The current guidelines state expectations broadly and non-specifically, presumably to protect the bottom-line of struggling facilities. They also fail to provide a model on how to achieve their targets. Nutrition is just one of the many concerns for our elderly, and in my opinion, stakeholders would be better served with a national nutrition standard embedded in a greater framework for aged care health.

As the Dietitians’ Association of Australia reminds us, the problem then is how to achieve menus which focus on meeting the nutritional needs of individual in terms of local supply and the financial capacity of the facility.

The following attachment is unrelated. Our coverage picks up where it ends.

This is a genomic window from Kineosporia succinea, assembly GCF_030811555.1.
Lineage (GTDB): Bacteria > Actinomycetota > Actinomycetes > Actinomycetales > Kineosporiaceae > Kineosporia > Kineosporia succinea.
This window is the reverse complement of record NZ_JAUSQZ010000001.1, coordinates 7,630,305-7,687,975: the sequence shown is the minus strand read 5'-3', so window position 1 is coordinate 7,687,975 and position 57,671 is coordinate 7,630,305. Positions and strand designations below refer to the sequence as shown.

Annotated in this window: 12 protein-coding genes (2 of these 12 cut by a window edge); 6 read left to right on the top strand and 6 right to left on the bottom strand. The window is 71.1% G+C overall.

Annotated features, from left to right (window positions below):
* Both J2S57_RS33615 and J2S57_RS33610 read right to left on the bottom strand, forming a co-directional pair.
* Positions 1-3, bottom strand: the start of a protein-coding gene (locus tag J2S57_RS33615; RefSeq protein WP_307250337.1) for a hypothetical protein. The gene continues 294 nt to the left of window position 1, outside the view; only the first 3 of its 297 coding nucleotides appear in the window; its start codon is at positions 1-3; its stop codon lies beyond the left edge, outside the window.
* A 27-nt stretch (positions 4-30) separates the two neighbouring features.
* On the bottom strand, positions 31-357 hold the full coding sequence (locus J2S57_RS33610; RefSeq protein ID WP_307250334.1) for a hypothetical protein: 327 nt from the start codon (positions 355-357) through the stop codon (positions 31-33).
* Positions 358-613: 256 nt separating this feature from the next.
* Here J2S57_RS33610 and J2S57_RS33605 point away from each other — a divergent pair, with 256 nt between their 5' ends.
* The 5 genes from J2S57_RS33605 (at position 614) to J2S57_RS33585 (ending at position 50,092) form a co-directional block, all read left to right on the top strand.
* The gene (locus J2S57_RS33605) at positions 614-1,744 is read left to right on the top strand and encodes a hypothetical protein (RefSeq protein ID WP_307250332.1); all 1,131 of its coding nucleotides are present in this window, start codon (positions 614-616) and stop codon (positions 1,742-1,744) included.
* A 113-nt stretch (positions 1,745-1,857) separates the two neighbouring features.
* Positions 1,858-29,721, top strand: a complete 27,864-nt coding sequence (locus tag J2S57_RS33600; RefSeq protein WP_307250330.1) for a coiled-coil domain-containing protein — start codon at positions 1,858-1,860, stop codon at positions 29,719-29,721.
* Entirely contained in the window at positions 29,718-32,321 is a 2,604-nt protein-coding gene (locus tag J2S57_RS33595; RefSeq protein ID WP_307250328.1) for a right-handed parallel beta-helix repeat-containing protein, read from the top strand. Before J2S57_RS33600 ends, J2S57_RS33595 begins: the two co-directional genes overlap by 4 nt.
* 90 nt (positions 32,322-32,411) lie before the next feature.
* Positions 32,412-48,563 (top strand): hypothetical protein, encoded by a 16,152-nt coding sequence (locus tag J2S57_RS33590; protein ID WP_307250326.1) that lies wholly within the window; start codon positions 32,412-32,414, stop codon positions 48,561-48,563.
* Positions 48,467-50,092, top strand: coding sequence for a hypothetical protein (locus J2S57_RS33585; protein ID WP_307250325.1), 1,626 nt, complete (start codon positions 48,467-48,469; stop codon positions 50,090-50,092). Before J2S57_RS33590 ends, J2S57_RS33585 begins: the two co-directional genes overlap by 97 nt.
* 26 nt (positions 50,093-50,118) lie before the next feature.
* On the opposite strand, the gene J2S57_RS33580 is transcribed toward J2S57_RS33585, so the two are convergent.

While the choice appears to be one of morality, duty, and responsibility, without funds an excellent menu can only be implemented with excellent staff willing to work above their requirements. There is evidence that the current approach has been fairly unsuccessful with the prevalence of malnutrition in residential aged care facilities between 32-72%. It is apparent that these businesses would do better with clear succinct guidelines.

Currently, dietitians must create their own regulatory standards, and carry no legal might beyond their station as an Accredited Practicing Dietitian. We must hope that aged care homes see the sense in consulting with dietitians who may suggest a plethora of improvements and menu renovations, beyond the requirements of current regulations. Spending money in this way will have a direct influence on the happiness and end of life care of our elderly.